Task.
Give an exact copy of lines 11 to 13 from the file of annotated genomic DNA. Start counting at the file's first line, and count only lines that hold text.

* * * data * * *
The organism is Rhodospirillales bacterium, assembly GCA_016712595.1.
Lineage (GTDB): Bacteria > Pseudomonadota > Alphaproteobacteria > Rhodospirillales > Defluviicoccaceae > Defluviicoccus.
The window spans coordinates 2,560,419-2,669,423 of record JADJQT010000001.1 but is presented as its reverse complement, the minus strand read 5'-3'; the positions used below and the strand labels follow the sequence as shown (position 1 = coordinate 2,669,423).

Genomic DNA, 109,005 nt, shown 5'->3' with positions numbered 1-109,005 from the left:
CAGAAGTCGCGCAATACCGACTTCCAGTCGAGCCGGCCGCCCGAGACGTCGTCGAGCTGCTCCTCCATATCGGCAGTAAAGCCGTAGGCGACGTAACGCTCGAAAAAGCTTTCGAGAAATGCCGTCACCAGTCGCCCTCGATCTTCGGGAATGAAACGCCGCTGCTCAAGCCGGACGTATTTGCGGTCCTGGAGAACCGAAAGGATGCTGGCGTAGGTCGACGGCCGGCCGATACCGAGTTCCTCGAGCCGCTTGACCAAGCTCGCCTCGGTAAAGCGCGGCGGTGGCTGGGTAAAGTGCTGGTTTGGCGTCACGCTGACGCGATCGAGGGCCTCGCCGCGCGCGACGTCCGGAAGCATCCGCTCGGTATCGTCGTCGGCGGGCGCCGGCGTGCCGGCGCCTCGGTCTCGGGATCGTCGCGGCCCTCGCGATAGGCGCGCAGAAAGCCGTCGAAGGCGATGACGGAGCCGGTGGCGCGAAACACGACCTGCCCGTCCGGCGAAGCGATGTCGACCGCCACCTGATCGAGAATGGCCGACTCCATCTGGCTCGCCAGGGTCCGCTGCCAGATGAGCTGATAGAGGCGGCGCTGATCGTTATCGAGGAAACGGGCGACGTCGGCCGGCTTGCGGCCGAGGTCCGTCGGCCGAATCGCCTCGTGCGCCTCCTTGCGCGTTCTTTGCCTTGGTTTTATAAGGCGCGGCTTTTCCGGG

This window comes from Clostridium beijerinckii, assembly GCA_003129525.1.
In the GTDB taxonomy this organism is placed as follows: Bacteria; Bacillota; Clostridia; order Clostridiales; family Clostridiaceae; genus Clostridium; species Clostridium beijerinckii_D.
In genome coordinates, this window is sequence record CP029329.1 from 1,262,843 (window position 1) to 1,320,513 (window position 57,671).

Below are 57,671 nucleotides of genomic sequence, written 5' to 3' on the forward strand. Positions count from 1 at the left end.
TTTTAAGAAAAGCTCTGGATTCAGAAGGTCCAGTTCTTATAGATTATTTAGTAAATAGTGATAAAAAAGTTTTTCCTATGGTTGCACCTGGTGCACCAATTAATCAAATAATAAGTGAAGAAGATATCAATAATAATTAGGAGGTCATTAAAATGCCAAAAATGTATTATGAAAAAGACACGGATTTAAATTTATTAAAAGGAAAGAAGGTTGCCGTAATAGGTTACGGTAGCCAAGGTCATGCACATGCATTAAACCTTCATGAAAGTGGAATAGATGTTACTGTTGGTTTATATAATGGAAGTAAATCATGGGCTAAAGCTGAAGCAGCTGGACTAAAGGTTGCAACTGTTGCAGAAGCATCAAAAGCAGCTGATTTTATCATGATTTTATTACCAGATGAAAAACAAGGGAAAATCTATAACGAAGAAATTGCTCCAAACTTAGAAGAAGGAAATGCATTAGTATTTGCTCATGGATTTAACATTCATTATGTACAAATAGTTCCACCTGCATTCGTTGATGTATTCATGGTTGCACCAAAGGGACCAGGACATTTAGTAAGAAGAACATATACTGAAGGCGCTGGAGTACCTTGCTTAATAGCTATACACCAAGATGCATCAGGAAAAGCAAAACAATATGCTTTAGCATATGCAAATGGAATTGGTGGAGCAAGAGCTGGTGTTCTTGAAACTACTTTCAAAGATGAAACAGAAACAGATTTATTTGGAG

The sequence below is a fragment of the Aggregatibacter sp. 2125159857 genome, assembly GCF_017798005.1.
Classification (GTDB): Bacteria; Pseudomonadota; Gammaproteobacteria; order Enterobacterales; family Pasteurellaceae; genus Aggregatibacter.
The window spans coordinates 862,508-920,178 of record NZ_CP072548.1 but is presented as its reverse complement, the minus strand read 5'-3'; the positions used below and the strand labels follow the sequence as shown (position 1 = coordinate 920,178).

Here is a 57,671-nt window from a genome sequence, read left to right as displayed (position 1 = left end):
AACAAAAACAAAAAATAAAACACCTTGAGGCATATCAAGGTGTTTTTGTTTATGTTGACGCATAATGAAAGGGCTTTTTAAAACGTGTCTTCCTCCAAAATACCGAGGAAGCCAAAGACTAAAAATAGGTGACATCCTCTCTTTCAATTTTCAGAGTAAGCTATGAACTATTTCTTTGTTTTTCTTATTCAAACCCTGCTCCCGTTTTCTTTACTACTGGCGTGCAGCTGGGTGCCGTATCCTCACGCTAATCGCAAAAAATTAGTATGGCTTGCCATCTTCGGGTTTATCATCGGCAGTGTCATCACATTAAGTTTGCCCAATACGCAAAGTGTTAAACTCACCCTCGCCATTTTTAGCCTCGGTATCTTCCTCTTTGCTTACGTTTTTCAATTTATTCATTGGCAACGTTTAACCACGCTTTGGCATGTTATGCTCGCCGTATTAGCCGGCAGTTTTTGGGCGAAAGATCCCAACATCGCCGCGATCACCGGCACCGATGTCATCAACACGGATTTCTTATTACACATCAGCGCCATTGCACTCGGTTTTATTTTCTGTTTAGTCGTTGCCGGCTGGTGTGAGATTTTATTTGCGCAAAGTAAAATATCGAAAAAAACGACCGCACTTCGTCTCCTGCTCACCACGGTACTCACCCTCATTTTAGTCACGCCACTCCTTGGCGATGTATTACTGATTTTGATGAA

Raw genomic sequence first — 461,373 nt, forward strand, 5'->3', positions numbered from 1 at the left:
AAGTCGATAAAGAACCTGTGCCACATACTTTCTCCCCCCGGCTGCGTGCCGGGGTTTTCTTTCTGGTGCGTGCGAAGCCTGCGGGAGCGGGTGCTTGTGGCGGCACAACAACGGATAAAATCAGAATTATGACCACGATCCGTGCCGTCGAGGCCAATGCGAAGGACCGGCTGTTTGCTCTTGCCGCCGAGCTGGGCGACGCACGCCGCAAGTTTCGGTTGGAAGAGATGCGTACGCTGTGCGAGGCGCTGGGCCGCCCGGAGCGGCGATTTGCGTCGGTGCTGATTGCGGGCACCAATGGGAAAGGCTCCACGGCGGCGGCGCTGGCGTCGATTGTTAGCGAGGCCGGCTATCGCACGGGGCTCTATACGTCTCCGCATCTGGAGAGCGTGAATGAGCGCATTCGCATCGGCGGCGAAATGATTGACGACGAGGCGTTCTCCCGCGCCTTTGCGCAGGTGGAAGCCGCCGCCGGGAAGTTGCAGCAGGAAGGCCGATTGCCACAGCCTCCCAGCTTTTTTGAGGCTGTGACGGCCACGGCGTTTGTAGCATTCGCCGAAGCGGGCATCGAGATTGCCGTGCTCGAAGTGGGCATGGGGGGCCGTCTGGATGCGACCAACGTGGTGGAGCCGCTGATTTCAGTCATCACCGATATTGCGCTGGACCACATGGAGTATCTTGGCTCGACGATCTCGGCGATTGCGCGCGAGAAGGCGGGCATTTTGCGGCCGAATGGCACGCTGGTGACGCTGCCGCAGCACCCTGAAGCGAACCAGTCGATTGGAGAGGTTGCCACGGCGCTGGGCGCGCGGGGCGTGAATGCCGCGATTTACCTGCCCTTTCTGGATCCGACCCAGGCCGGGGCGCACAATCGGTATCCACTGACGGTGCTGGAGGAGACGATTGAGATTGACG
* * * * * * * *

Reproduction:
The sequence below is a fragment of the Aggregatibacter sp. 2125159857 genome, assembly GCF_017798005.1.
Classification (GTDB): Bacteria; Pseudomonadota; Gammaproteobacteria; order Enterobacterales; family Pasteurellaceae; genus Aggregatibacter.
The window spans coordinates 862,508-920,178 of record NZ_CP072548.1 but is presented as its reverse complement, the minus strand read 5'-3'; the positions used below and the strand labels follow the sequence as shown (position 1 = coordinate 920,178).